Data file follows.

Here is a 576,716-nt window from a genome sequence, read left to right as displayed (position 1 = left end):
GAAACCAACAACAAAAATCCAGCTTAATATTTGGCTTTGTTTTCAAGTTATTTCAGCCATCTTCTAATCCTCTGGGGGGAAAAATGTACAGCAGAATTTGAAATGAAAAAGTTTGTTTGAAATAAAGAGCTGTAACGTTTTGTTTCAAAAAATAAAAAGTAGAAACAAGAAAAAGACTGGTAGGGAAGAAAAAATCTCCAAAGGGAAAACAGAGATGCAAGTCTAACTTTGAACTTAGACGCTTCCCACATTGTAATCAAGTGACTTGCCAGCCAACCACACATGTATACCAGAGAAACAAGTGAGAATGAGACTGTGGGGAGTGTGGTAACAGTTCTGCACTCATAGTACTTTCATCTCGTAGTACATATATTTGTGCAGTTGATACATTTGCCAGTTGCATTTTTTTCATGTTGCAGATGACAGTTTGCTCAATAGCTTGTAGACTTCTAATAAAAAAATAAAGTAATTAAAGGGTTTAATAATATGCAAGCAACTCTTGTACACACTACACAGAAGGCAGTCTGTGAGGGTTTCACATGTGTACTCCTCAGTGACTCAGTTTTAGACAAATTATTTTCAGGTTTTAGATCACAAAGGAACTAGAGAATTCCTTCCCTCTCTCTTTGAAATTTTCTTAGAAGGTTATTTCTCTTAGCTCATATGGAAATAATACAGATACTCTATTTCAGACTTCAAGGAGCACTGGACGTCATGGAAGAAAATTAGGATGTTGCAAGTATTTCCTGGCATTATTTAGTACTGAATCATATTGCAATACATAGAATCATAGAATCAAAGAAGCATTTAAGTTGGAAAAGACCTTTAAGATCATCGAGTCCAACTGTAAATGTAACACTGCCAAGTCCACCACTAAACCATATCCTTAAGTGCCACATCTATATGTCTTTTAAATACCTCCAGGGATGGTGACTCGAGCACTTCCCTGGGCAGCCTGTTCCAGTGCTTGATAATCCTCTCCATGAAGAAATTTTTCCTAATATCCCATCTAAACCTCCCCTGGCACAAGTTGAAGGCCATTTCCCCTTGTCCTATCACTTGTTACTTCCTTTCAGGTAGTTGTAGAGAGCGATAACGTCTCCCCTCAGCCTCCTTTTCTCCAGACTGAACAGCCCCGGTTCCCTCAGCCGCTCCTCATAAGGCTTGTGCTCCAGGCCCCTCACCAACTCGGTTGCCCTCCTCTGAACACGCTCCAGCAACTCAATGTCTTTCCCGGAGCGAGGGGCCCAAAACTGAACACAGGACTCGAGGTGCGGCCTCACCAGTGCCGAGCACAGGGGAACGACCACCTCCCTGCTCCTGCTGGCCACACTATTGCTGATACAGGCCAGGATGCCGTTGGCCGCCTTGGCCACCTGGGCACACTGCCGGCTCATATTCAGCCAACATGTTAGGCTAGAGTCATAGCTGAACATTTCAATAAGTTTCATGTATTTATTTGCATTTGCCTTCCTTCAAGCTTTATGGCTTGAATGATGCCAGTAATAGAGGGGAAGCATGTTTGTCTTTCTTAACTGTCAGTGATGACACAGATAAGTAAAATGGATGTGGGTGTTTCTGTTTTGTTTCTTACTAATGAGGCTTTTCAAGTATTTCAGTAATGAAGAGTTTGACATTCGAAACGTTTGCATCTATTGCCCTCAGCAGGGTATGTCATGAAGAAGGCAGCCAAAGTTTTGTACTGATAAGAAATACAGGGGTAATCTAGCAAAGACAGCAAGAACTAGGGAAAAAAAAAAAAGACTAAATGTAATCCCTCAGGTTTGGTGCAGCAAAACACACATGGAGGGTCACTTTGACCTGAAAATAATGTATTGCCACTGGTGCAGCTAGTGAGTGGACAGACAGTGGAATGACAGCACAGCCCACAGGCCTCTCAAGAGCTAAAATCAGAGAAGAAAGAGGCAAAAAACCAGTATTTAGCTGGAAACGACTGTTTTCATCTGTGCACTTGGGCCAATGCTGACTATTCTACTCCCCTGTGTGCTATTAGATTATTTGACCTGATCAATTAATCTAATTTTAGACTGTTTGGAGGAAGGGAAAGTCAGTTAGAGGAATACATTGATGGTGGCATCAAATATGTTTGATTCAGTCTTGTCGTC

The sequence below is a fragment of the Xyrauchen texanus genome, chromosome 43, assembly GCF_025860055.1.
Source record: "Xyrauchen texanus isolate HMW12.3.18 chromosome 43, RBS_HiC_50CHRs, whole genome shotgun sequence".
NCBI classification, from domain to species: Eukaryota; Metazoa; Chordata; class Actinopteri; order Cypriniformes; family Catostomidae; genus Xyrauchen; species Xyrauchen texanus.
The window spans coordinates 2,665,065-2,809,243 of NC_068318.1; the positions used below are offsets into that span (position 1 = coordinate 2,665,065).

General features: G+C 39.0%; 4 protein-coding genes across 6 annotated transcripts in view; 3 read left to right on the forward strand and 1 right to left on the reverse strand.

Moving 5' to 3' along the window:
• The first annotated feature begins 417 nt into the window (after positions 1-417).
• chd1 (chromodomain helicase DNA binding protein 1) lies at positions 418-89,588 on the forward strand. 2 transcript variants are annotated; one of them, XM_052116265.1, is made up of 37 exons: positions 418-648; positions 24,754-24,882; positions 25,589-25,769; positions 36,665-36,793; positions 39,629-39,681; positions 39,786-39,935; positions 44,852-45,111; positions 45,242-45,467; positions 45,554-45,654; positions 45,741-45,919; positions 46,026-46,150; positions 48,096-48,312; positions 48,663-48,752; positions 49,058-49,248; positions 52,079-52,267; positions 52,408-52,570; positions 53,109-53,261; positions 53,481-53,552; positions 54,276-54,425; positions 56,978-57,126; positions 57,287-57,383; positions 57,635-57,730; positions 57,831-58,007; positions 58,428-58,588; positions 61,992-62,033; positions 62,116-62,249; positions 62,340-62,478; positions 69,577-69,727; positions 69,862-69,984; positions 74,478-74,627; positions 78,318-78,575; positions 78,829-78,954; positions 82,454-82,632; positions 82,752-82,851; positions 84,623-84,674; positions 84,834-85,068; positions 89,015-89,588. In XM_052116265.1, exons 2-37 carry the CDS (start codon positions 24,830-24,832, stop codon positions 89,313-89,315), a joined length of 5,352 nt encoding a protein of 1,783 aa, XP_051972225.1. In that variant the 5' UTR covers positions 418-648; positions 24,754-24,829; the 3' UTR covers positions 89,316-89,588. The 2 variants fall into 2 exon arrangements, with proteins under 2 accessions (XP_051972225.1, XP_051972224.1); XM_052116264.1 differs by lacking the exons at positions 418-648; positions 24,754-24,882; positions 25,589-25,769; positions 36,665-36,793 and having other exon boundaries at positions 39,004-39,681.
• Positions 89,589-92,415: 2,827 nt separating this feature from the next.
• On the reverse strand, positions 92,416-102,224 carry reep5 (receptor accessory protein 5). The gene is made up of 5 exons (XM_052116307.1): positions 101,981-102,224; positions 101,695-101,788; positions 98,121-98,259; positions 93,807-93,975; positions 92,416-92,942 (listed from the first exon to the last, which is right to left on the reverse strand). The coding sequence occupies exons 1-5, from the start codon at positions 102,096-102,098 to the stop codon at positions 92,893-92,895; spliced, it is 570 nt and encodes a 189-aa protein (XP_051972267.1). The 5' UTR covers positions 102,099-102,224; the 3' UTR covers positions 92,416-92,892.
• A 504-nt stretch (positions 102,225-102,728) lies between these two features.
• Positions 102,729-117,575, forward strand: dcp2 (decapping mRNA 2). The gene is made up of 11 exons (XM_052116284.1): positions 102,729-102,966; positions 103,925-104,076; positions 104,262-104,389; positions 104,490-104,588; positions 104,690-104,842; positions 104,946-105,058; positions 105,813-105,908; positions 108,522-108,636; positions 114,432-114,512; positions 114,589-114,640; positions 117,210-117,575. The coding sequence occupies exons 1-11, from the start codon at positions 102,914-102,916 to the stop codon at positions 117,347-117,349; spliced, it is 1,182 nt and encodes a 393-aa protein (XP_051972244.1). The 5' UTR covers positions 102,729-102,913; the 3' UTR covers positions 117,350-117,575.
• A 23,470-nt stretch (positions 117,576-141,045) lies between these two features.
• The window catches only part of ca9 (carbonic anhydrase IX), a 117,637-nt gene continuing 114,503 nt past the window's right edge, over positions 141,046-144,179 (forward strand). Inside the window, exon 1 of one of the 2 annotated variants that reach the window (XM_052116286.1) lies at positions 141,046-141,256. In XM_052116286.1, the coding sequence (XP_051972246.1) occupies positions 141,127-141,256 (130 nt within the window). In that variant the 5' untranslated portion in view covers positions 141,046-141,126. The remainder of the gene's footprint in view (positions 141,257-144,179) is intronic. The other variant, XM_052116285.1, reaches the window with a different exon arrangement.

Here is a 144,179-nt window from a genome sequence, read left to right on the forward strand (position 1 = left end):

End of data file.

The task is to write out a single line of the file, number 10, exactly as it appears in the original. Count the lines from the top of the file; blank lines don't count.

• chd1 (chromodomain helicase DNA binding protein 1) lies at positions 418-89,588 on the forward strand. 2 transcript variants are annotated; one of them, XM_052116265.1, is made up of 37 exons: positions 418-648; positions 24,754-24,882; positions 25,589-25,769; positions 36,665-36,793; positions 39,629-39,681; positions 39,786-39,935; positions 44,852-45,111; positions 45,242-45,467; positions 45,554-45,654; positions 45,741-45,919; positions 46,026-46,150; positions 48,096-48,312; positions 48,663-48,752; positions 49,058-49,248; positions 52,079-52,267; positions 52,408-52,570; positions 53,109-53,261; positions 53,481-53,552; positions 54,276-54,425; positions 56,978-57,126; positions 57,287-57,383; positions 57,635-57,730; positions 57,831-58,007; positions 58,428-58,588; positions 61,992-62,033; positions 62,116-62,249; positions 62,340-62,478; positions 69,577-69,727; positions 69,862-69,984; positions 74,478-74,627; positions 78,318-78,575; positions 78,829-78,954; positions 82,454-82,632; positions 82,752-82,851; positions 84,623-84,674; positions 84,834-85,068; positions 89,015-89,588. In XM_052116265.1, exons 2-37 carry the CDS (start codon positions 24,830-24,832, stop codon positions 89,313-89,315), a joined length of 5,352 nt encoding a protein of 1,783 aa, XP_051972225.1. In that variant the 5' UTR covers positions 418-648; positions 24,754-24,829; the 3' UTR covers positions 89,316-89,588. The 2 variants fall into 2 exon arrangements, with proteins under 2 accessions (XP_051972225.1, XP_051972224.1); XM_052116264.1 differs by lacking the exons at positions 418-648; positions 24,754-24,882; positions 25,589-25,769; positions 36,665-36,793 and having other exon boundaries at positions 39,004-39,681.